It’s Wednesday and that means it’s time for to start talking college football as we dig into each conference. TSS Associate Editors Bart Doan and Terry Johnson join staff writer Kevin Causey and special rotating guests in our weekly roundtables discussing all things college football.
Last week we talked about the wide open Sun Belt Conference. Today we start to dig into the Conference USA as we are joined by Joe Suhoski.
Question: Who are the players to watch this year in Conference USA?
On Twitter @VaBeachRep
If there’s one player in Conference USA who hasn’t gotten the accolades that he should, it’s Aaron Jones of UTEP. A rising junior from El Paso, this running back led the Miners last year as a true sophomore in rushing yards (1,321), rushing attempts (242), rushing touchdowns (eleven) and total touchdowns (14). Those three other touchdowns came as receptions, which also led UTEP. Despite this production as a true sophomore last year, he received only Third Team All Conference USA preseason recognition by Phil Steele. If there’s one player whose skills fit that of his head coach, it is Aaron Jones running for Miners’ head coach Sean Kugler.
On Twitter @TheCoachBart
Southern Miss’ 2015 season sounds a lot like a relationship conversation we’ve all had where one person says, “I know I love you, but I don’t necessarily show it enough.” The Golden Eagles should be much improved, but it might not show up from a record standpoint because of the scathing schedule that sees them visit conference power houses Louisiana Tech, Rice, and Marshall. They also get to rodeo with Nebraska and Mississippi State early on, so if they can either not get flogged or learn from said floggings, that could go a long way later on.
Right there, you’re looking at 5 games they’ll be heavy underdogs in. But there’s intriguing stuff going on under Todd Monken. The program was at horrid lows when he took over, and the rise back to respectability has been slow. What could end up being the key could be TCU transfer Tyler Matthews, who was recruited by several successful Big 12 outfits out of high school. If he can help jump start USM’s moribund offense and help cut down on the turnovers (last in the league in turnover margin in 2014), behind four returning offensive line starters, I think USM has a shot to shock some folks, and at the very list, hang one of those 5 skins on the wall that they’re not supposed to win. They’re coming back, it just takes time. Matthews could be one of those dudes you find out a whole lot about here in mid-October or so and say, “how did this guy slip through the cracks?”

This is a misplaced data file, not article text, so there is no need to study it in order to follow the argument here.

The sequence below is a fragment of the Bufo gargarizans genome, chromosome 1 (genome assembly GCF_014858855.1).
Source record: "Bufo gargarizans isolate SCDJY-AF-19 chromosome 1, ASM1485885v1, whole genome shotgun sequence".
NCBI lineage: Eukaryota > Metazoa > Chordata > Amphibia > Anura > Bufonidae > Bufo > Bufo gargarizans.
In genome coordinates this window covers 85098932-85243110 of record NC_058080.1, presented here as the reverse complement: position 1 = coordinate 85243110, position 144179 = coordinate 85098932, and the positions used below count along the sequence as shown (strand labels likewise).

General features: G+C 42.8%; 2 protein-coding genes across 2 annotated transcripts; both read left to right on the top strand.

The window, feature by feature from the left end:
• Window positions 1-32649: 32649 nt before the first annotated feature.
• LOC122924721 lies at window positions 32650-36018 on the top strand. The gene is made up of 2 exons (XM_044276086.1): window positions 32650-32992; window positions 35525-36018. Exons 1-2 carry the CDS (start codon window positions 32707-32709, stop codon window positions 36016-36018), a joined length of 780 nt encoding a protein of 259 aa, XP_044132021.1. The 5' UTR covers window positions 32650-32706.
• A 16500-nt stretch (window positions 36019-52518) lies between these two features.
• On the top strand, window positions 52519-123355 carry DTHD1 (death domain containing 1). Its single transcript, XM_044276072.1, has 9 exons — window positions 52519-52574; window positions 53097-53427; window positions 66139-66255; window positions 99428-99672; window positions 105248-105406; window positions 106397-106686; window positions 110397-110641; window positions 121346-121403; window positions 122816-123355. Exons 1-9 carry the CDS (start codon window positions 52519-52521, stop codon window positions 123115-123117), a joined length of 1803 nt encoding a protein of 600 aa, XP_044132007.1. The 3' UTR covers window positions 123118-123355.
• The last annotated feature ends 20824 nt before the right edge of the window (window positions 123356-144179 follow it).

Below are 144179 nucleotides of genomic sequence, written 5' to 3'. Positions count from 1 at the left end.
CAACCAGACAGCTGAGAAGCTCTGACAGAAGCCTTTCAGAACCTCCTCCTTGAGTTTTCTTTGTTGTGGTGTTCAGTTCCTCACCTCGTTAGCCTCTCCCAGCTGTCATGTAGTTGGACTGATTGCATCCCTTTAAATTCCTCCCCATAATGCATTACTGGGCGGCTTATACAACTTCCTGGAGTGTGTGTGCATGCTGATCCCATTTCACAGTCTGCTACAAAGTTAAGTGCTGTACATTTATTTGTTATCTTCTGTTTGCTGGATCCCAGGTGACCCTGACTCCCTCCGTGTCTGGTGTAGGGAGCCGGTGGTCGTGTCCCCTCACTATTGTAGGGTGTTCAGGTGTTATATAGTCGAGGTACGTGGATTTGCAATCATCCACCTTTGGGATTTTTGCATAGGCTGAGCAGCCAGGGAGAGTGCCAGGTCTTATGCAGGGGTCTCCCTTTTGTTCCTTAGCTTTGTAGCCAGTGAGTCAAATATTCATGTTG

On Twitter @CFBZ
My pick is a player that was a consensus five-star QB coming out of high school and was the number one ranked QB in the recruiting class of 2011. This player went on to play for four injury-riddled years at Florida throwing 23 TD against 20 INT and rushing for 9 TDs.
The players name is Jeff Driskel and he’s the new QB for Louisiana Tech. As a fifth-year senior, Driskel has one chance to resurrect his reputation. Skip Holtz and the Bulldogs made a lot of progress from year one to year two and now Holtz will put a lot of trust in a player that quite frankly has had a very suspect career.
America loves a good redemption story. Will they find one with Driskel or will he finish his college career by never living up to the hype?
On Twitter @SectionTPJ
The player I’m keeping an eye on is Western Kentucky QB Brandon Doughty, who captured Conference USA’s MVP Award last season.
Make no mistake about it: Doughty has what it takes to play at the next level. He thrived under former NFL QB Jeff Brohm’s pass-happy attack, leading the nation in passing yards (4,830) and TD passes (49). He also ranked in the top 10 in passing efficiency (3rd), completion percentage (6th), and yards per attempt (8th).
He was virtually unstoppable at the end of the season. After a rough outing against Louisiana Tech (40% completion percentage, 4 INT’s), Doughty took his play to another level. Over the final 5 games, Doughty completed 69.9% of his passes for 1,825 yards and 24 TD’s, including an 8-TD performance against then-unbeaten Marshall.
It’s tough to argue with those results.